Eighteen years ago, Lieutenant Commander James T. Kirk convinced Shad’s King, Stevvin, to escape Shad to protect his wife and daughter. It was supposed to be an exile of a few months, but it turned into an exile of eighteen years, during which time the queen died.

But the king and his daughter are alive. And with the Loyalist forces on the brink of winning the war – and falling apart as they try to divide the spoils before they even win – it seems it is time for the king to go home.

And he wants to; he really wants to go home. And Kirk wants to take him and his daughter home, to make up at least a little for leaving them stranded on an exile planet for eighteen years.

There is just one problem. The king’s daughter has a diabetic-like condition. She needs shots of a special serum, or she will die in a matter of hours. She is not physically as strong as she could be as a result. And the king himself, Stevvin, is dying.

Bonus points, McCoy and the king’s daughter start doing the Romance Two-Step. And if that did not complicate matters, throw in a few Klingon agents and a traitor in the King’s entourage, and you have a story filled with intrigue, romance, and danger. A little humor is added as Chekov tries to lose ten pounds he gained invisibly.

The Covenant of the Crown is a very good Star Trek story. With forewords by Howard Weinstein and David Gerrold, it also offers a window into what Star Trek fandom used to look like.

If you can, readers, find yourselves a copy of The Covenant of the Crown. If you do not like it, I am sorry to hear that. But I think it is a fantastic, fun story. It is at least worth one reading.

Live long and prosper!

James Kirk, Carol Marcus, and Nyota Uhura

Marcus and Kirk

Hey – DiNozzo!

That is my drink!  Hands off! 

First you shortchange me on the Klondike bars, now you go after my drinks – do you want another round of Torture DiNozzo Week?

Then hands off!!

Right.  Now that I have my drink back, we can resume probing the final frontier. 

Yes.  I got Black Widow out of my system.  But I have not gotten The Avengers out of my system.  So don’t expect me to keep talking about Star Trek for the rest of the week.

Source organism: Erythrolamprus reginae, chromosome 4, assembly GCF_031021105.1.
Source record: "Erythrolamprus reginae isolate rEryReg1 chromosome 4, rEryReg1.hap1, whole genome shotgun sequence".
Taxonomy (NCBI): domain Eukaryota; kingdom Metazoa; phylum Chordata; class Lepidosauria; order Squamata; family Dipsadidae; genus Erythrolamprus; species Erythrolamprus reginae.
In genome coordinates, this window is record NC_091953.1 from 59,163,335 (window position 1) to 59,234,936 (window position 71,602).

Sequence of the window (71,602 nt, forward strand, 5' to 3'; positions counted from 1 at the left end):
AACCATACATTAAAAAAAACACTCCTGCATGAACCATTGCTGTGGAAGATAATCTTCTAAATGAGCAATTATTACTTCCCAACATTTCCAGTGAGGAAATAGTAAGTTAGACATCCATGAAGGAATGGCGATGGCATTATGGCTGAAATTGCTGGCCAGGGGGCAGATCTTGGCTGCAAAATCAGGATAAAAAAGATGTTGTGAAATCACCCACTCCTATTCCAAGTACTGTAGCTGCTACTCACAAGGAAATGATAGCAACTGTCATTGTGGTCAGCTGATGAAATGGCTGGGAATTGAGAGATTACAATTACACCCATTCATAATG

Come on, DiNozzo!  This is what makes life interesting!  Besides, this is my forum.  I get to talk about whatever I want whenever I want. 

Anyway, back to my real reason for stopping by.  One of the things that I noticed about Into Darkness is how Kirk handles the film’s two leading ladies: Lt. Nyota Uhura and Carol Marcus, Admiral Marcus’ daughter.

In Uhura’s case, Kirk now respects her as a friend.  He is no longer contemplating pursuing her, as he tried to in the first Star Trek movie.  This makes sense; it would not be smart for Kirk to continue chasing her after she so obviously showed her preference for Spock in the previous film.        

One scene that I enjoyed from Into Darkness occurs after Kirk, McCoy, Sulu, and Uhura have returned to the Enterprise in one piece.  It is the scene where the volcano Spock is attempting to stabilize begins to erupt. 

Kirk tries to find a way to safely beam Spock back to the Enterprise from the heart of the volcano, only to come up against numerous physical dead-ends.  As the situation escalates, it is easy to see that Uhura is becoming overwhelmed by her fear for Spock’s life. 

Kirk sees this, too.  He is watching her during the discourse with Spock over the comm. and he sees her beginning to lose control.  He keeps shooting her glances that say, “Hold on!  We’ll get him back!”  A couple of times Kirk even raises his hands to waist level, palm up, as if to say, “Just keep it together!  We’re going to get him!”

When the situation reaches its crisis point, the one where Spock says, “The needs of the many outweigh the needs of the few,” Uhura nearly bursts into tears.  Kirk looks at her, looks back at the screen, then asks what Spock would do if their positions were reversed.  It is possible that Kirk said this to snap Uhura out of her emotional spiral, trying to get her to concentrate more on saving Spock than on the idea that she would never see him again.  Whether or not that was the point, McCoy jumped into the breach and crassly suggested that Spock would let Kirk die.  This is proved untrue later in the film, but we covered that in my post ‘Into Darkness,’ so I am not going to rehash it now.

After Pike is killed and Kirk gets the Enterprise under him again, the brash young captain discovers that Uhura and Spock are having a fight.  This shocks him.  Actually, it is a bit of a surprise, because in the first film it was implied that Uhura and Spock understood each other very well and had a perfect system of communication.

Not so much so in Into Darkness.  I am with Kirk.  What the heck is it like to be in a lover’s spat with a Vulcan?  I would think it would be absolutely exhausting.

In the end, of course, Uhura and Spock re-establish ‘communications’ and stop fighting.  This is achieved on Kronos, of all places, when she and Kirk both express their disappointment with Spock’s attempt to switch off his emotions.  Ironically, Uhura becomes upset at Spock for controlling his emotions in the volcano when she was fast losing her hold on her own feelings at the same time!

Hollywood lovers’ spats – gee whiz!  How dumb can it get?